Note

    Funding Agencies|Swedish Research Council [621-2012-4430]; Swedish Foundation for Strategic Research through the Synergy Grant FUNCASE Functional Carbides for Advanced Surface Engineering; Laboratory Directed Research and Development Program of Oak Ridge National Laboratory; U.S. Army Research Office [W911NF-15-1-0133]

    Available from: 2016-07-06 Created: 2016-07-06 Last updated: 2019-06-28
    4. Variable range hopping and thermally activated transport in molybdenum-based MXenes
    Open this publication in new window or tab >>Variable range hopping and thermally activated transport in molybdenum-based MXenes
    Show others...
    2018 (English)In: Physical Review B, ISSN 2469-9950, E-ISSN 2469-9969, Vol. 98, no 10, article id 104202Article in journal (Refereed) Published
    Abstract [en]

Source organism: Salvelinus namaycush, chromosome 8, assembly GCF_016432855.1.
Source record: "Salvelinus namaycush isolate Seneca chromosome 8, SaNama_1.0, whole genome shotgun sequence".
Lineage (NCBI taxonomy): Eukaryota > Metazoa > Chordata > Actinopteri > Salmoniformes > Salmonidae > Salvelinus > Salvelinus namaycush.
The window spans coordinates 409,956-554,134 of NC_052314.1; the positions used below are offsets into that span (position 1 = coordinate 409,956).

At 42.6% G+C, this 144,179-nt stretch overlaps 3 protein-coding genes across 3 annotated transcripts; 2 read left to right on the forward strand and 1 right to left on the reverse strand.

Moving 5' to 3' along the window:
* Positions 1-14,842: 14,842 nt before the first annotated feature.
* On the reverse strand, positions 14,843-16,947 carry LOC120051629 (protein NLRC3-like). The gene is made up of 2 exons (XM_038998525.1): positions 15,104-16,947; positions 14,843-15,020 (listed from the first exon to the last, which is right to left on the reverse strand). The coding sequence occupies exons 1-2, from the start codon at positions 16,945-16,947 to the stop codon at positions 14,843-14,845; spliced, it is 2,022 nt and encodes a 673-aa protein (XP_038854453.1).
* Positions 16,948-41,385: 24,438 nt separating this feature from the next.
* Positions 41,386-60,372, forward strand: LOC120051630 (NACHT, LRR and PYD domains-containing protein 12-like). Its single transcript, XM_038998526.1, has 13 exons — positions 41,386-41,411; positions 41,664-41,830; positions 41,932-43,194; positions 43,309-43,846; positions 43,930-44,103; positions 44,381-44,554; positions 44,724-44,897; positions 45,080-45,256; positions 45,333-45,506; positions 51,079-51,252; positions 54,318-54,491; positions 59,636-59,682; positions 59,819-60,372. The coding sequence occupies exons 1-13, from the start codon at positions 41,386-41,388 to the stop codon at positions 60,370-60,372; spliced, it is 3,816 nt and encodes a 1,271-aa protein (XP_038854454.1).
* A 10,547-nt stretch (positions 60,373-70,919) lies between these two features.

The magnetotransport of freestanding, vacuum filtered, thin films of Mo2CTz, Mo1.33CTz, Mo2TiC2Tz, and Mo2Ti2C3Tz was measured in the 10-300-K temperature (T) range. Some of the films were annealed before measuring their transport properties. Analysis of the results suggest that-with the exception of the heavily defective Mo1.33CTz composition-in the 10- to 200-K temperature regime, variable range hopping between individual MXene sheets is the operative conduction mechanism. For Mo1.33CTz it is more likely that variable range hopping within individual flakes is rate limiting. At higher temperatures, a thermally activated process emerges in all cases. It follows that improved fabrication processes should lead to considerable improvements in the electrical transport of Mo-based MXenes.